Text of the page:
The FDA, along with CDC and Canadian, state, and local partners, has been investigating a multistate outbreak of Salmonella Newport infections. FDA’s traceback portion of the investigation is complete and has identified Thomson International, Inc. of Bakersfield, CA, as the likely source of potentially contaminated red onions.
The multistate outbreak of Salmonella Newport infections linked to red onions from Thomson International, Inc. that were sold in several regions of the United States and Canada, investigated by the FDA, along with CDC and Canadian, state, and local partners, is over. The outbreak resulted in recalls for multiple onion varieties and products containing onions. FDA’s traceback investigation identified a packing facility and multiple farms that supplied red onions during the time period of interest. Joint FDA, California Department of Public Health (CDPH), and California Department of Food and Agriculture (CDFA) field-level investigations were initiated at multiple Thomson International Inc. locations and surrounding areas within days of identifying the suspect vehicle and the firm. However, most product had already been harvested and distributed by that time. Thus far, FDA has completed over 2000 product and environmental analyses from multiple Thomson International Inc. locations and surrounding areas, including water, soil, and scat samples. Although a variety of genetic strains of Salmonella Newport have been detected, as well as multiple other Salmonella serotypes, a genetic match to the outbreak strain has yet to be identified in any of the samples collected. Additional sample analysis is underway. Although the outbreak is being declared over, the FDA will continue its root cause investigation and will communicate any findings that could assist future prevention efforts.
According to the CDC, this outbreak appears to be over. Recalled products should no longer be available in stores, but onions have a long shelf-life and recalled products could still be in consumer’s homes or in restaurants, especially if recalled products were frozen.
Advice for consumers, restaurants, and retailers: Consumers, restaurants, and retailers should not eat, sell, or serve recalled onions from Thomson International, Inc. or products containing recalled onions. If you cannot tell if your onion is part of the recall, or your food product contains recalled onions, you should not eat, sell, or serve it, and should throw it out.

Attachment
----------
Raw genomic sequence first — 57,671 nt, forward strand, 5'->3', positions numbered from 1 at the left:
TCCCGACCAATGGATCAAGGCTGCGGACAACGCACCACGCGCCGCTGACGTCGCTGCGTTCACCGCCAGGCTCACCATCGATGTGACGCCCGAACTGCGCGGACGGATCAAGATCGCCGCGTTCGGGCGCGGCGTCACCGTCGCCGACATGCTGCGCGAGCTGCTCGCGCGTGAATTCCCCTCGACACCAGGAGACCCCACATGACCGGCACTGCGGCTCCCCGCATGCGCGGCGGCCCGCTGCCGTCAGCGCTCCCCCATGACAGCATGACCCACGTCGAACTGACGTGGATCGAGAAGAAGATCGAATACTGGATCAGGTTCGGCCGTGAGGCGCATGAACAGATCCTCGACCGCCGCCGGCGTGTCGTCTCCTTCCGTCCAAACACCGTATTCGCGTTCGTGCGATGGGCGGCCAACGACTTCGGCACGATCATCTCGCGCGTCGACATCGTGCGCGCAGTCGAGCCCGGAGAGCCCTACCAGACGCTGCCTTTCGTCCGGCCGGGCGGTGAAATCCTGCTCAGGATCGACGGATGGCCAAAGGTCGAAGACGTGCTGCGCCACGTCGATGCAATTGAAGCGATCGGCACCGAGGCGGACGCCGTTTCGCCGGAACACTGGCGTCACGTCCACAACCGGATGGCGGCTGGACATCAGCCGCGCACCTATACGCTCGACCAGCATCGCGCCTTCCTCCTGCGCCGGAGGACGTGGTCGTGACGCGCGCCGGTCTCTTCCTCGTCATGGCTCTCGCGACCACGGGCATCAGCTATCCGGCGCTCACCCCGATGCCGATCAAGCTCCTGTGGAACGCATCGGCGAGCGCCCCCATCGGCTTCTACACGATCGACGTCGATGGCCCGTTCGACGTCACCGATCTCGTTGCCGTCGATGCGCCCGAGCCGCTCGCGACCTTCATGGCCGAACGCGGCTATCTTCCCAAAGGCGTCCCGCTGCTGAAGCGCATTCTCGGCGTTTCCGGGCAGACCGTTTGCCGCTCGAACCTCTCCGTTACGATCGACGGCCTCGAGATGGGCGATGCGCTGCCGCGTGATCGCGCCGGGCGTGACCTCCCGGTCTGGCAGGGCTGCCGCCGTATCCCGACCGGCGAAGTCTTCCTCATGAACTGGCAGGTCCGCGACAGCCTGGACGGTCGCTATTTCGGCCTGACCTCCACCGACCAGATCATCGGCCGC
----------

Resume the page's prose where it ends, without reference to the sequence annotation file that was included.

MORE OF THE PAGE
FDA recommends that anyone who received or suspects having received recalled onions, or products containing recalled onions, use extra vigilance in cleaning and sanitizing any surfaces and containers that may have come in contact with recalled products to reduce the risk of cross-contamination. This includes cutting boards, slicers, countertops, refrigerators, and storage bins.
Consumers who have symptoms of Salmonella infection should contact their health care provider. Most people with salmonellosis develop diarrhea, fever, and abdominal cramps. More severe cases of salmonellosis may include a high fever, aches, headaches, lethargy, a rash, blood in the urine or stool, and in some cases may become fatal.
Suppliers and Distributors: Suppliers, distributors and others in the supply chain should not use, ship or sell recalled onions from Thomson International, Inc. or food products containing recalled onions. Suppliers and distributors that re-package raw onions should use extra vigilance in cleaning any surfaces and storage areas that may have come into contact with recalled onions. If there has been potential cross contamination or mixing of onions from other sources with recalled onions, suppliers and distributors should discard all comingled and potentially cross-contaminated product.